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RIZZUTO v. UNITED STATES

March 16, 1995

DENNIS RIZZUTO and RICHARD KATZ, Plaintiffs, against UNITED STATES OF AMERICA, Defendant. UNITED STATES OF AMERICA, Third Party Plaintiff, -against- EDWARD WEISS and JOHN TREGLIA, Third Party Defendants.


The opinion of the court was delivered by: BARRINGTON D. PARKER, JR.

 This Memorandum constitutes the findings of fact and conclusions of law of the Court after a bench trial on February 14, 15 and 21, 1995 in which the claims of the United States were tried against Edward Weiss.

 1. On February 4, 1991, the Internal Revenue Service (the "IRS"), made an assessment against Richard Katz ("Katz") for a 100-percent penalty pursuant to 26 U.S.C. § 6672 (the "100-percent penalty") in the amount of $ 36,993.08 for unpaid Federal Insurance Contribution Act ("FICA"), and federal withholding taxes (also known as trust fund taxes) for the employees of Promo-Net, Inc. ("Promo-Net") for the first, second and third quarters of 1986 (the "Tax Period").

 2. On February 4, 1991, the IRS made an assessment against Dennis Rizzuto ("Rizzuto") for a 100-percent penalty pursuant to 26 U.S.C. § 6672 in the amount of $ 36,993.08, for unpaid FICA and federal withholding taxes for employees of Promo-Net for the Tax Period.

 3. On February 11, 1991, the IRS made an assessment against Edward Weiss ("Weiss") for a 100-percent penalty pursuant to 26 U.S.C. § 6672 in the amount of $ 36,993.06 for unpaid FICA and federal withholding taxes for employees of Promo-Net for the Tax Period.

 5. On September 18, 1989, the IRS made an assessment against John Treglia ("Treglia") for a 100-percent penalty pursuant to the 26 U.S.C. § 6672 in the amount of $ 36,993.08 for unpaid FICA and federal withholding taxes for employees of Promo-Net for the Tax Period.

 6. Katz and Rizzuto filed this action on February 18, 1992, seeking a refund of the taxes collected and an abatement of the assessments pursuant to 26 U.S.C. § 6672.

 7. On July 6, 1992, the Government filed a counterclaim against Katz and Rizzuto for collection for the unpaid portion of the 100-penalty that had been assessed against them. On the same date, the Government filed a third-party complaint against Weiss and Treglia for collection of the 100-percent penalty that had been assessed against them.

 8. On September 3, 1993, the Government filed an amended third-party complaint against Weiss and Treglia for collection of the 100-percent penalty that had been assessed against them. On October 29, 1993, the Government filed an amended counterclaim and a motion for summary judgment.

 9. In a Memorandum Decision dated January 24, 1994, the Court granted the Government's motion for summary judgment against Treglia and denied its motion against Katz, Rizzuto and Weiss. On February 14, 1995 Rizzuto and Katz entered into a stipulation of settlement and dismissal with the Government. Weiss proceeded to trial.

 10. Promovision Video Displays Corp. ("Promovision") was formed in August 1983 by Weiss, Treglia and Gerald P. Broder ("Broder"). From the time of its inception, Weiss was Promovision's President and Chairman of its Board of Directors. Treglia was its Executive Vice President and a member of the Board of Directors. *fn1"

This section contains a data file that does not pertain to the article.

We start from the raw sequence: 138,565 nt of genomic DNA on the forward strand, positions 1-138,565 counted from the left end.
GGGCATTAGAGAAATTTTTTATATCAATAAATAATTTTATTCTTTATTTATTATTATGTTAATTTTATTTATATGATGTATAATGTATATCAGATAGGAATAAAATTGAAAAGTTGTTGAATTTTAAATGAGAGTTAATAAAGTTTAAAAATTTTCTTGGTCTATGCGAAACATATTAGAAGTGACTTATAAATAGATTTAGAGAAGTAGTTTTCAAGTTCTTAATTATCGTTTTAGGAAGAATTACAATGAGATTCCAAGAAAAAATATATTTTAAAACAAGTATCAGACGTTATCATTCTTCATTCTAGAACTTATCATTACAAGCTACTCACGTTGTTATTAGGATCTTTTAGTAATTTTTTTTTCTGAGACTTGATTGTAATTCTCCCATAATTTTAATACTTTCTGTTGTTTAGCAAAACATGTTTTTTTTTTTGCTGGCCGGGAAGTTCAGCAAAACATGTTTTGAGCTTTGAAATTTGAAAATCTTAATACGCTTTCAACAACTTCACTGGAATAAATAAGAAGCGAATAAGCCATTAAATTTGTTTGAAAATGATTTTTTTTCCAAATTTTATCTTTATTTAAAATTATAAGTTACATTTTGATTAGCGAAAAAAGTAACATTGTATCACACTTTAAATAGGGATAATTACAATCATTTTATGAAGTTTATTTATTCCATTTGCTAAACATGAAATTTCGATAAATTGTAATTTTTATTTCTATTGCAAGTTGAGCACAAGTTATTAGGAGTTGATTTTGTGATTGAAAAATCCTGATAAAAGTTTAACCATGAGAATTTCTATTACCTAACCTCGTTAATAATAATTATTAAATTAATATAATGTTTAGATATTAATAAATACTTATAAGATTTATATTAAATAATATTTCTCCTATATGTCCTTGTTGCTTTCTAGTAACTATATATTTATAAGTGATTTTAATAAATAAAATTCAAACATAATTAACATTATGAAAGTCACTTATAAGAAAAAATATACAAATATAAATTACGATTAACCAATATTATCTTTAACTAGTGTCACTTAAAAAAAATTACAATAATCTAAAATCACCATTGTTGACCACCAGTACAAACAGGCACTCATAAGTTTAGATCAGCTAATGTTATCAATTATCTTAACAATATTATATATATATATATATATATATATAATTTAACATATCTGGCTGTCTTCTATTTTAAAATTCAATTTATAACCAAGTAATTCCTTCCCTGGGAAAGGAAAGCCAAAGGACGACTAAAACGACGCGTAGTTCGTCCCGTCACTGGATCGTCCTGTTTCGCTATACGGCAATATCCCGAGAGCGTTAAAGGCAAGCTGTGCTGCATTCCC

11. Promovision was in the advertising business, placing monitors with scrolling advertisements for local advertisers and coupons dispersing machines in stores.

 12. Weiss, Treglia, Katz, Rizzuto and others had discussions that led to the formation of Promo-Net as a wholly owned subsidiary of Promovision.

 13. Before Promo-Net was formed, Rizzuto and Katz were principals and shareholders of Metrotech. Alvin Grubman ("Grubman") was its accountant. Because Metrotech's capabilities appeared to complement Promovision's needs, Weiss and Treglia sought to acquire Metrotech. After attempts to acquire Metrotech failed, Promo-Net was formed by Weiss and Treglia as a wholly-owned subsidiary of Promovision in December 1985. At that time Weiss appointed Katz to be President of Promo-Net and Grubman to be Vice President. He stated specifically that he did not want Rizzuto to be an officer at that time.

 14. Katz, as President, Rizzuto, as Vice President, and Weiss, as Secretary, signed the bank certificate and signature cards for Promo-Net's bank account at Manufacturers Hanover Trust Co. in Whitestone, New York. The bank certificate includes a certification that: "the persons herein designated as officers of this corporation [Promo-Net] have been duly elected to and now hold the offices in this corporation set opposite their respective names, and that the following are the authentic, official signatures of said officers."

 15. Promo-Net's operations were designed to provide technical support, including graphics and electronic work for Promovision. During the Tax Period, Weiss and Treglia comprised the executive, finance and auditing committee of the Promovision Board of Directors.

 16. Weiss was instrumental in establishing Promo-Net. Weiss both hired Rizzuto and Katz and instructed them not to hire Metrotech employees. He also hired Grubman who served as its comptroller until he was fired by Weiss in February 1986. Promo-Net had 6 or 7 other employees.

 18. Weiss, through his control of Promovision, exercised, indirectly, significant control over Promo-Net. Promo-Net had no sources of income or credit independent of Promovision. Promo-Net never had its own billing system in place. When Promo-Net needed cash for operations, Rizzuto would prepare a list of payables and forward it to Promovision for review and approval by Treglia. Rizzuto and Katz understood that Weiss and Treglia's approval was needed for all expenditures. Although Rizzuto and Katz theoretically had check signing authority, in practice, pre-approval by Promovision of all checks, except net payroll checks was required. Rizzuto, for ...


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